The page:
No ‘Safety’ from everyday perils
Rose Troche’s “The Safety of Objects” is too much of a good thing. In interweaving the fates of four neighboring families in a leafy suburb, Troche, who drew from the short stories of A.M. Homes, tackled one household too many.
While Mary Kay Place, as Helen, a middle-age housewife experiencing the slings and arrows of a stale marriage, is as impressive as Glenn Close, Dermot Mulroney and Patricia Clarkson, her character’s problems are scarcely earthshaking alongside the crises facing the film’s other three principals. In short, “The Safety of Objects” is so intense emotionally that had it come in half an hour earlier it could have retained far greater impact.
It should be said, however, that even with that flaw, it has much to offer, for it gives Close, Mulroney and Clarkson, among others, an opportunity to delve into roles of much depth and range and emerge with knockout portrayals under Troche’s inspired and supportive direction.
For months, Close’s Esther Gold has hovered over the bedside of her son Paul (Joshua Jackson), hopelessly comatose since a car accident. In denial over his true state, she has dedicated her life to his care at the increasing expense of her edgy young daughter Julie (Jessica Campbell) and distant husband, Howard (Robert Klein). Meanwhile, the family of Esther’s neighbor Jim Train (Mulroney) has suffered from his single-minded dedication to his job as lawyer in a big firm.
Out of the blue, Esther finds herself caught up in a mall marathon in which the person who can keep one hand on an expensive car longest wins it. Hoping to capture her attention, Julie has entered her mother in the contest, which has the effect of spinning the initially resistant Esther out of her debilitating routines, giving her time and space to think about her life and Paul realistically. She’s inspired to try to win the car to give to her daughter to make up to her for her neglect. Esther’s attempt captures the deeply troubled Jim’s imagination, and he dedicates himself to supporting her effort. The contest, a crass promotional gimmick, is just off-kilter enough to provide focus and balance to the earnest, driven types that are Esther and Jim.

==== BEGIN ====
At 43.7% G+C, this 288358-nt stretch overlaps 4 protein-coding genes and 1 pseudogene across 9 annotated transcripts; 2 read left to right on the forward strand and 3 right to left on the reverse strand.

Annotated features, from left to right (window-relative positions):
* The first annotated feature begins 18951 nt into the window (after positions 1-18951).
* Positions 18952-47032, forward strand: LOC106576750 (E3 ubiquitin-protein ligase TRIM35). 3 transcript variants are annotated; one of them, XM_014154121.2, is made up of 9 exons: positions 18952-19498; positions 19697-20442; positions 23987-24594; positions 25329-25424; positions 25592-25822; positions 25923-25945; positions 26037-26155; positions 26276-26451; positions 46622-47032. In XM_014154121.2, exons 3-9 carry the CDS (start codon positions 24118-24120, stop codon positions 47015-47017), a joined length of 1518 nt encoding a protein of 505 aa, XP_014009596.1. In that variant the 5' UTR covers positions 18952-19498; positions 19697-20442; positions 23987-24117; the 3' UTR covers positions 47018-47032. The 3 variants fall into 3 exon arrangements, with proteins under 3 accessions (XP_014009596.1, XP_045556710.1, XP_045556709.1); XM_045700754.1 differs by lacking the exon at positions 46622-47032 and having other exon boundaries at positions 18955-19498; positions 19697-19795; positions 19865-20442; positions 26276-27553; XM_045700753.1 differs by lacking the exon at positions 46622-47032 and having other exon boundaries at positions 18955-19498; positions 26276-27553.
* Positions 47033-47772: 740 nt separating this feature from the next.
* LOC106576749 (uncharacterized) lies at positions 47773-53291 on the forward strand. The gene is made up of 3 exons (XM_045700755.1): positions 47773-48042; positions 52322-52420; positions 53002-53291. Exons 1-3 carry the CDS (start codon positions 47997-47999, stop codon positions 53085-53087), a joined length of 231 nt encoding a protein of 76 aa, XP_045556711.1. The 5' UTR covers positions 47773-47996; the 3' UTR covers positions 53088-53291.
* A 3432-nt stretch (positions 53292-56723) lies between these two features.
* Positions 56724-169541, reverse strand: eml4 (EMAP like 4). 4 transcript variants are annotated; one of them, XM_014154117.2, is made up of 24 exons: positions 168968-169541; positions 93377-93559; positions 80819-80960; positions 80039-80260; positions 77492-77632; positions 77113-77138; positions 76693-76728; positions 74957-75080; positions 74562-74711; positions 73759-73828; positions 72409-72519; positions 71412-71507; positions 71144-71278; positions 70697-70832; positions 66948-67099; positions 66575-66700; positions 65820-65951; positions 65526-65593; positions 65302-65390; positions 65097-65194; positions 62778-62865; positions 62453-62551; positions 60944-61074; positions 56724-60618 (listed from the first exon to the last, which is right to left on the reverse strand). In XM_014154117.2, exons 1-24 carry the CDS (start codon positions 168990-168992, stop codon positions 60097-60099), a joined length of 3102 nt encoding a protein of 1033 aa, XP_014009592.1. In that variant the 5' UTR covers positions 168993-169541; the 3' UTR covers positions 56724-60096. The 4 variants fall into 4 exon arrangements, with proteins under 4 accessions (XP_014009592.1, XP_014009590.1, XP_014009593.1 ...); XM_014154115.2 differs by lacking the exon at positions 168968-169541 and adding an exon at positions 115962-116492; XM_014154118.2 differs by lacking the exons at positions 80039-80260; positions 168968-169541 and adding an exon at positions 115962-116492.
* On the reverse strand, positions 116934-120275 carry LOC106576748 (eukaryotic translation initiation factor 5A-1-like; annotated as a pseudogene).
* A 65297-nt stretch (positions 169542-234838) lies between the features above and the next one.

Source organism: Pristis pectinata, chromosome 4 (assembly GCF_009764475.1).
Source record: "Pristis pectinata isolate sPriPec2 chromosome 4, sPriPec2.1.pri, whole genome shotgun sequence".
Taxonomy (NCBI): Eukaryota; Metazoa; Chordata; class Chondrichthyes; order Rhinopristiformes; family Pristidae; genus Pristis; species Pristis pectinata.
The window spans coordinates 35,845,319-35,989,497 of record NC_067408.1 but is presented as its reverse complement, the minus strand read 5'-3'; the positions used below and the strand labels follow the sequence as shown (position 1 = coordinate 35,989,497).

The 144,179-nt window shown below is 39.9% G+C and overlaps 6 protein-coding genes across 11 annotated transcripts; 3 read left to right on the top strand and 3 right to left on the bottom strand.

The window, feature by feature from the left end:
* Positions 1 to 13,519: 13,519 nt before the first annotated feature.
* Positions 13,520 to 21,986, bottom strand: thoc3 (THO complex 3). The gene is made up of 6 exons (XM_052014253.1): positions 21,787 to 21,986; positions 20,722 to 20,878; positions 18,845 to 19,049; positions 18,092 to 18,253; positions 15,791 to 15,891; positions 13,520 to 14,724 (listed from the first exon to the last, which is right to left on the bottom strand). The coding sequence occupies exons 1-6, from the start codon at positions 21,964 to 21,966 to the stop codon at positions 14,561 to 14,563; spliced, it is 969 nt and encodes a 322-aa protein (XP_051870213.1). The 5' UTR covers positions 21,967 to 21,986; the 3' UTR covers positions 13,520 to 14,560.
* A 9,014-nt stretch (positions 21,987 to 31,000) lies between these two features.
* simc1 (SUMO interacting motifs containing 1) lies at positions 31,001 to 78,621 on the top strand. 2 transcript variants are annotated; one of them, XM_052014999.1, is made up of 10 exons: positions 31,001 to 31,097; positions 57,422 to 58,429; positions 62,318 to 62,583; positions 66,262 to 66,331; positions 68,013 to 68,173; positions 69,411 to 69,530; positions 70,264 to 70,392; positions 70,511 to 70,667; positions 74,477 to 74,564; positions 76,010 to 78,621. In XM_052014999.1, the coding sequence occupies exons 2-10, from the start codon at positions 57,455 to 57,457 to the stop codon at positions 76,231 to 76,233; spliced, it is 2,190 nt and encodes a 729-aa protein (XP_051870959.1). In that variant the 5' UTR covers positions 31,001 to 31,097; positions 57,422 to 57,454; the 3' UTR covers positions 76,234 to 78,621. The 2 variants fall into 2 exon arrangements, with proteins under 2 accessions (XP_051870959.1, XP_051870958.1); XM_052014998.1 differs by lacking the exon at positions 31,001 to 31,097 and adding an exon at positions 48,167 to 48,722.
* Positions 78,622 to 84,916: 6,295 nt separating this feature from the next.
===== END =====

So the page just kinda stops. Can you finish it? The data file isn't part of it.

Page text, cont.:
In the meantime, their neighbor, Helen’s friend Annette (Clarkson), a pretty and resilient divorcee, is dealing with the ex-husband from hell (Andrew Airlie), who not only is way behind on child support but also hasn’t visited his kids in four months. When they’re less than thrilled to see him, this dunderhead declares it’s proof that Annette has turned them against him. He nevertheless insists that his tomboyish daughter Sam (Kristen Stewart) will join him on an upcoming vacation, which leads to mistaken assumptions and tense developments.
This is a lot to be going on, both comical and harrowing, yet there’s even more, including the hidden angst of a sexy pool man (Timothy Olyphant) who attracts both Annette and Helen and a delicately observed rendering of Jim’s son Jake (Alex House) struggling with puberty. Olyphant, Stewart and House are all incisive, as is Moira Kelly as Jim’s sensible but under-sensitive wife.
The notion that life in the deceptively tranquil suburbs can be as chancy as in the big city is hardly freshly minted nor is the interlocking fates of neighbors. Best known for her landmark lesbian romantic comedy “Go Fish,” Troche transcends “The Safety of Objects’ ” inherent aura of contrivance and soap opera by creating a screen filled with real people and setting them off with shrewd structuring, involving a particularly deft use of flashbacks. For all of Troche’s skill and talent, “The Safety of Objects” (a splendid title) nevertheless tries to cover too much territory. In movies, as elsewhere, a little less sometimes can add up to a lot more.
‘The Safety of Objects’
MPAA rating: R, for sexual content and language
Times guidelines: Sexually frank dialogue and situations, mature themes
Glenn Close...Esther Gold
Dermot Mulroney...Jim Train
Patricia Clarkson...Annette Jennings
Mary Kay Place ...Helen Christianson
Jessica Campbell...Julie Gold
An IFC Films presentation in association with Clear Blue Sky Productions and Renaissance Films of an Infilm/Killer Films production. Writer-director Rose Troche. Based on the book of stories by A.M. Homes. Executive producers Stephen Evans, Angus Finney, Jody Patton, Pamela Koffler. Producers Dorothy Berwin, Christine Vachon. Cinematographer Enrique Chediak. Editor Geraldine Peroni. Music Emboznik (Barb Morrison, Charles Nieland, Nance Nieland). Costumes Laura Jean Shannon. Production designer Andrea Stanley. Art director Craig Lathrop. Set decorator Liesl DesLauriers. Running time: 1 hour, 58 minutes.
In general release.